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No more thumbs

One big parenting question I often hear is:
“How can I wean my child off the pacifier or thumb?”.

It’s definitely a tricky one.

I myself have had to grapple with the question with my own kids.

Grace’s dummy addiction was pretty straightforward to tackle. Painful, of course. Seriously painful. But simple. Cold turkey. Like pulling off  bandaid. I secretly snipped a bit off the tip off her dummy and told Grace that ‘momo’ was broken. She yelled the place down like a banshee. The first naptime without it was too horrible for words. But it was over in a day. I was smarter this time too. Because I had attached a lovey to her pacifier which she could latch onto as an alternative after the dummy was gone. So that was that.

Nathan’s thumbs was a whole different ball game.

To be honest, I have mixed feelings towards his thumbs. I sometimes think his cheerful, easygoing and calm demeanor might be largely attributed to his thumbs. In our entire household (including the adults), he is the often the most level-headed in heated situations and you can count on him to keep his cool to seek out a resolution.

However as he started approaching primary school age, the biggest concern we had with his thumbsucking was the looming potential orthodontics issue.

We tried several solutions which fell flat.

Bandaids. They peeled off. And he continued sucking with them on.

Yucky tasting anti-thumbsucking nail polish. He got used to the taste.

Chilli juice (hubby’s idea). He bore with it until the sting wore off.

I realised it would inevitably be a losing battle from the start if the primary party involved was not fully on board.

And that really was the key.

So we had a few serious talks.

I borrowed this book from the library to read together.

Then we made a plan and put it into action.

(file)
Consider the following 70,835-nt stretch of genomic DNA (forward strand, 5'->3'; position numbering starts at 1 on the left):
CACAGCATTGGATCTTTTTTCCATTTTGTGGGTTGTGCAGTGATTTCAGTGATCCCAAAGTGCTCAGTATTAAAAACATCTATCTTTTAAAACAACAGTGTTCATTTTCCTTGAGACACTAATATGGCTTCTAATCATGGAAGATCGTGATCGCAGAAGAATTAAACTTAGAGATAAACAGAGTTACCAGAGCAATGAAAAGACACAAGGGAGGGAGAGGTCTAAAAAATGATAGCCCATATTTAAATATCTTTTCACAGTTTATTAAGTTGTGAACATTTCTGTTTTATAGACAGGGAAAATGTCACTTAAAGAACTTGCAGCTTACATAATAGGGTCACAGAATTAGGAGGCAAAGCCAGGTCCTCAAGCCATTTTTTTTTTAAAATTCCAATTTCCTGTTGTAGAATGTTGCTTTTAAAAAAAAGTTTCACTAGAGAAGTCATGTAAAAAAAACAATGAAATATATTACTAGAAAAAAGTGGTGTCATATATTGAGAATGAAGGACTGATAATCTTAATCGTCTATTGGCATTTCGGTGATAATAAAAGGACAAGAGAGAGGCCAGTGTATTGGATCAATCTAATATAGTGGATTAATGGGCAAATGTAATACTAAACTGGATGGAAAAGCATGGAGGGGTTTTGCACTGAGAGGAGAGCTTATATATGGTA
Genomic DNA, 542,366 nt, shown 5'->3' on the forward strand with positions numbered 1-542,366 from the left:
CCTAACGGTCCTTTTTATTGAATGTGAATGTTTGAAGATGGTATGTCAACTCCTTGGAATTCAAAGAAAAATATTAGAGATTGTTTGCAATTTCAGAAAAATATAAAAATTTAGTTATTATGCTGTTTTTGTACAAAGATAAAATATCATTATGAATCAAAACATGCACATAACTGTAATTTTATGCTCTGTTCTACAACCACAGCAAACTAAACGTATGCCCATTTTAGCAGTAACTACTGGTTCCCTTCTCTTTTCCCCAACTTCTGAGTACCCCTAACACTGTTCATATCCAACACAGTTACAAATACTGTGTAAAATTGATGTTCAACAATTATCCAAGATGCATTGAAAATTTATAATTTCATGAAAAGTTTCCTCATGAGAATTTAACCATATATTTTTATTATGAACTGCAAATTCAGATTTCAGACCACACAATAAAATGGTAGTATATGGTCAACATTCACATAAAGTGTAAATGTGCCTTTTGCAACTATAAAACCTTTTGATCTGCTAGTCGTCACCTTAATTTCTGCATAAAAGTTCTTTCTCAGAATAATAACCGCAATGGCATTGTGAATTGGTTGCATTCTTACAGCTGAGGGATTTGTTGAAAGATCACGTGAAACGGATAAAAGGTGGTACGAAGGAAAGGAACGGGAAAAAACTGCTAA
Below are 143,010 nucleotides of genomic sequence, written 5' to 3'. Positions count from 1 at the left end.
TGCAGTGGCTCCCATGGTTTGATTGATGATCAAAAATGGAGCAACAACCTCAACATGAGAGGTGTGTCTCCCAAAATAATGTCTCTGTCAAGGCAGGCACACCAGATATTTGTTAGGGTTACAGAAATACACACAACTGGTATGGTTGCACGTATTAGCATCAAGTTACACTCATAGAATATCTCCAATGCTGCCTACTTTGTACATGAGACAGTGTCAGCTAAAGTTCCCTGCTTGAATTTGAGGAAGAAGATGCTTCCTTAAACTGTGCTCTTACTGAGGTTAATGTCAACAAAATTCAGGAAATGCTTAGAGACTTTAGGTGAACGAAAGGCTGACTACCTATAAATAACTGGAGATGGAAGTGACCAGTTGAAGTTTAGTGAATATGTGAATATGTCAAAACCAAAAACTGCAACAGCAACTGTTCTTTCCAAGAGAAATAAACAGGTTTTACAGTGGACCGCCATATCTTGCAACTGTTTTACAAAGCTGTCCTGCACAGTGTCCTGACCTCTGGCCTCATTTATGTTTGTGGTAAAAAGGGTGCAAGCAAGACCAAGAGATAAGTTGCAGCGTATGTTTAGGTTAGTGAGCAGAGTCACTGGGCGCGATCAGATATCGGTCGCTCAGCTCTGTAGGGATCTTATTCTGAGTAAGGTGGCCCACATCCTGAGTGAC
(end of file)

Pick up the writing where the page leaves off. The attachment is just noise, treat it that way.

For day time, we agreed on bandaids as reminders and visual cues to stop him from inadvertently putting his thumb in his mouth.

Nathan found a couple of things to use as little fidget tools to keep his hands busy when things got too quiet. A smooth marble. A twisty pen connector. A bit of blu-tack.

We also got his teacher onboard the plan to help give him a subtle reminder or a gentle nudge throughout the day whenever he needed it.

For night time, I made a few variations of special thumb gloves. But finally we found the one that worked best was this simple sock version.


And because Nathan is quite a goal-oriented kid. We set up a 30-day stamp chart with a big reward at the end. I partnered up with him to go on my own 30-day challenge to switch off my phone by 11.00pm every night and go to sleep (but that’s another story).


This is probably the hardest thing Nathan has had to do in his young life. And I truly admire his tenacity.

He’s admitted that there are times when he really, really, really felt like he needed his thumb. And we’ve had some stumbles where we’ve had to erase the stamp chart and start over. But he bravely picked himself up and carried on.

To keep himself going, this is the mantra Nathan’s been using from his favourite Ninjago show: “If you want something to happen, don’t wish it to happen, MAKE it happen!”.

I’m seriously so proud of you, Nathan.

Two big thumbs up to you!



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